In his book Ernest Hemingway: A Literary Reference to His Life and Work, Charles M. Oliver reports that “Wedding Day,” first published in the posthumous collection titled The Nick Adams Stories, is not in fact a completed narrative but is instead a an unfinished short story. Nevertheless, anyone who did not know this might easily assume that the narrative is one of Hemingway’s very short tales, such as “A Very Short Short Story” or “Hills Like White Elephants.” In fact, “Wedding Day” would be a perfect text to use in any debate about whether historical knowledge and knowledge of an author’s intentions affect our reading of a work of literature.
In any case, the narrative opens by describing how Nick Adams, the protagonist in many stories by Hemingway, having just been swimming in a lake, is now washing his feet. Two of his friends, Dutch and Lumen, watch as he dresses in formal fashion, presumably because he is the groom on the “Wedding Day” mentioned in the title. The presence of Dutch and Lumen reminds Nick of “dressing rooms before fights and football games.” His two friends drink from a bottle of whiskey, annoying Nick in the process, since there is only one bottle and Nick himself likes whiskey. He drinks some while lamenting, in his thoughts, that there is not more. He thinks that perhaps other friends, upstairs, may have some. Presumably these friends are also present for the wedding.
The wedding itself is never described. Instead, the narrative jumps to a description of Nick and his unnamed bride being driven to the shore of the lake, where they get into a row boat, which Nick rows to a cottage for their honeymoon:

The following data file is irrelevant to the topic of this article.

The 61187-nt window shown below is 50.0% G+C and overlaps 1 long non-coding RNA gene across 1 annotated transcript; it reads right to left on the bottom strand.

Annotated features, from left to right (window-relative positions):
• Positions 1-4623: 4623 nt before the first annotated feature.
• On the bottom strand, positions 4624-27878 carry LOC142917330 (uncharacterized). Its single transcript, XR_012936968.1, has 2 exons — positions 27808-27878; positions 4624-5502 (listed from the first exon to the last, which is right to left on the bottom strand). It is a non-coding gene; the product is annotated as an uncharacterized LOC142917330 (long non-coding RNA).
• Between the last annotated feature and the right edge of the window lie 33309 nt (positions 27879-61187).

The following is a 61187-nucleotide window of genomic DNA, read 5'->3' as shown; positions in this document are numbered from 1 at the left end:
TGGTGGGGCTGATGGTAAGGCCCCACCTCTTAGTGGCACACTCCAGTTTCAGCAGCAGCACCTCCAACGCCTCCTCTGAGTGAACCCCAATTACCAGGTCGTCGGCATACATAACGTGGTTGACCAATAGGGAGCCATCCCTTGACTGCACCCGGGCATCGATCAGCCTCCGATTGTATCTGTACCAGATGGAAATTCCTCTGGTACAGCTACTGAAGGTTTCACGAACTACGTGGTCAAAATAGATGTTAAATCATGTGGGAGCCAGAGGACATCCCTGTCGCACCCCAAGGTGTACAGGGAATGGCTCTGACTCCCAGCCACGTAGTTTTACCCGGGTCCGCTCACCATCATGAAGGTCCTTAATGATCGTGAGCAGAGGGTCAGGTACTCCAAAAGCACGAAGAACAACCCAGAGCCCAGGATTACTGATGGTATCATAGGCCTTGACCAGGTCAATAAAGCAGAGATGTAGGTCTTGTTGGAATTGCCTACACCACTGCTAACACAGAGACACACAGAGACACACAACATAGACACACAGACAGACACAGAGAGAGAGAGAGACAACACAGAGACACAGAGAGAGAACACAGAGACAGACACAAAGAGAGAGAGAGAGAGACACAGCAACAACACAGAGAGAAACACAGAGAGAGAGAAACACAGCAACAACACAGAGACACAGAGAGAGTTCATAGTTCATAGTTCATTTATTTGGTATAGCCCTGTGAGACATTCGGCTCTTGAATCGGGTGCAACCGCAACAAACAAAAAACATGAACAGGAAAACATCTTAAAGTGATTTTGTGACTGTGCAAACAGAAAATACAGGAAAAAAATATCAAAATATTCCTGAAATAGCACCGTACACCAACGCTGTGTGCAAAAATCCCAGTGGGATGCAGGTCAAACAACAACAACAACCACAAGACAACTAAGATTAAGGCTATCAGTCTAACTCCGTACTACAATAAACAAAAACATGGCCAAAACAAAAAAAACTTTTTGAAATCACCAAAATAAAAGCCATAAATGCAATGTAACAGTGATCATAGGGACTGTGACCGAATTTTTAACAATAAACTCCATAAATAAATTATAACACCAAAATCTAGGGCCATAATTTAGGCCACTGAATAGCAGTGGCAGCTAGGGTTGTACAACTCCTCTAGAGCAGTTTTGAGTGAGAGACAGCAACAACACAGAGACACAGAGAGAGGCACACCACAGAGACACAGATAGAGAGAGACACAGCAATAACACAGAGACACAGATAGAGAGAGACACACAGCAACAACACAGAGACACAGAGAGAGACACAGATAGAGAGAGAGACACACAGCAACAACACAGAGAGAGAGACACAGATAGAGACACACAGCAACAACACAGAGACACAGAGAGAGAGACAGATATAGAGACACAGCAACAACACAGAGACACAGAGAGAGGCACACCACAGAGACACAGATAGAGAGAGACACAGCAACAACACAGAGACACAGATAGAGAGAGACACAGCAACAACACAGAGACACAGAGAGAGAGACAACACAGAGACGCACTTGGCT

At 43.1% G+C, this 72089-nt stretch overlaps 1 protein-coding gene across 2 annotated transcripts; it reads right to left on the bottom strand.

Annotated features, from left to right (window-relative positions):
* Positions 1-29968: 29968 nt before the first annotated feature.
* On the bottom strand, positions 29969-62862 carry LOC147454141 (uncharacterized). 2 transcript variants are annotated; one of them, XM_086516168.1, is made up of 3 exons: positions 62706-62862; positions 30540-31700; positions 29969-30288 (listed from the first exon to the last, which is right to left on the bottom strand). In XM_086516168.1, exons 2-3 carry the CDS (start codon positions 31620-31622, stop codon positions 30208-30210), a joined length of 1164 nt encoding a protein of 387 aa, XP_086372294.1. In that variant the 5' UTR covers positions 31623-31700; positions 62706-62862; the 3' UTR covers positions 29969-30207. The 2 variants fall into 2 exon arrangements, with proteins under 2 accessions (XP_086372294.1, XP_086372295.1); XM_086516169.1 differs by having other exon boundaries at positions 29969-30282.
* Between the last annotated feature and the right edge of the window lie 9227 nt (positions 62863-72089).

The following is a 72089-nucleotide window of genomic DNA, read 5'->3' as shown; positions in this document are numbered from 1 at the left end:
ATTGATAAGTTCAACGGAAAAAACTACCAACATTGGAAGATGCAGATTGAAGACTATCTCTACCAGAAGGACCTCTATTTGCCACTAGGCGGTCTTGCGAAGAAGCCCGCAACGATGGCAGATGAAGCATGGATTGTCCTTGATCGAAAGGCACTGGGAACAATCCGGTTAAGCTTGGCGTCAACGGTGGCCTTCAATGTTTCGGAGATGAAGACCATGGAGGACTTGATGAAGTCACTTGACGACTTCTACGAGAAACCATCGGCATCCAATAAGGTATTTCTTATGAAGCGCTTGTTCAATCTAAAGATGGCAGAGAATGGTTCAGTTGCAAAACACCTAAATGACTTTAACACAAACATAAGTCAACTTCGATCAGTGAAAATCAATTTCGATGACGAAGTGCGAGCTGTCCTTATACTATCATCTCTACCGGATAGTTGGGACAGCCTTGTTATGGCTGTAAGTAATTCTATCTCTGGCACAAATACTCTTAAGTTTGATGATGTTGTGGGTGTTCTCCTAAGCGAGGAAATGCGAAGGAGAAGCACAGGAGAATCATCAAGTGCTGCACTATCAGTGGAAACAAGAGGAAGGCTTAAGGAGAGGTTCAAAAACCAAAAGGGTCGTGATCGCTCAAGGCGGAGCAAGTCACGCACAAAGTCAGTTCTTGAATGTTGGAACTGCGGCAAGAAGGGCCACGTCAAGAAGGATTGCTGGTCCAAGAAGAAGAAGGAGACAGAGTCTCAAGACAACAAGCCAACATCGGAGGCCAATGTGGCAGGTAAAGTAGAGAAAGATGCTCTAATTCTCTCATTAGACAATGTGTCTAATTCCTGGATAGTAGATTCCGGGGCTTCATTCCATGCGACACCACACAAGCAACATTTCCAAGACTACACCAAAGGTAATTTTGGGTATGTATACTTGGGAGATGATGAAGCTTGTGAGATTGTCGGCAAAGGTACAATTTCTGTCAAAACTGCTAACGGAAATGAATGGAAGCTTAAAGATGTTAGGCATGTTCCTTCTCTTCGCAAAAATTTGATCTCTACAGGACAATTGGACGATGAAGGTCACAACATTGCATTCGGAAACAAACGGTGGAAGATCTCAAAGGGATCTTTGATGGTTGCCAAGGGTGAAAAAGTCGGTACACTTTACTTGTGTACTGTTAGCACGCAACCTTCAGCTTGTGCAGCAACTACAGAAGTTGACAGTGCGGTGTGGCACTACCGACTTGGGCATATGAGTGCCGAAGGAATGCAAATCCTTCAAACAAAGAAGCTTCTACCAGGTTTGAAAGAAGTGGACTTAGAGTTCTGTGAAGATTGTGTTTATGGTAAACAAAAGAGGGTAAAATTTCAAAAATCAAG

It was a long row across the lake in the dark. The night was hot and depressing. Neither of them talked much. A few people had spoiled the wedding. [The entire story is printed in italics.]
Nevertheless, the couple kiss fervently when they arrive on shore. They then inspect the cottage.
Nick’s age in this narrative is never stated, although presumably he is in his twenties. Oliver, in his comprehensive study of Hemingway’s fiction, draws no connections between this work and any other works by Hemingway. He implies, in fact, that Hemingway probably would never have published this work in its present state.
Yet the work is in many ways effective just as it is, especially in the way it contrasts Nick’s relaxed relations with his friends, all of whom are named, with the somewhat tense relationship with his unnamed bride. The narrative falls into two fairly self-contained halves, the first set before the wedding, the second set after that event. Little actual speech is quoted, except between some of Nick’s friends, and there the conversation concerns whiskey. In both halves there is an undertone of frustration. The work is written in the laconic, understated style for which Hemingway is justly famous. In both halves of the story, Nick is associated with physical activity and quiet strength.
As is so often the case in Hemingway's fiction, any meanings here are implied rather than openly stated. Readers are left to make up their own minds about the significance, if any, of the events described. Perhaps Hemingway, if he had finished this work, would have made its "meanings" clearer. As it is, the work is tantalizing in its suggestiveness and apparent innuendoes.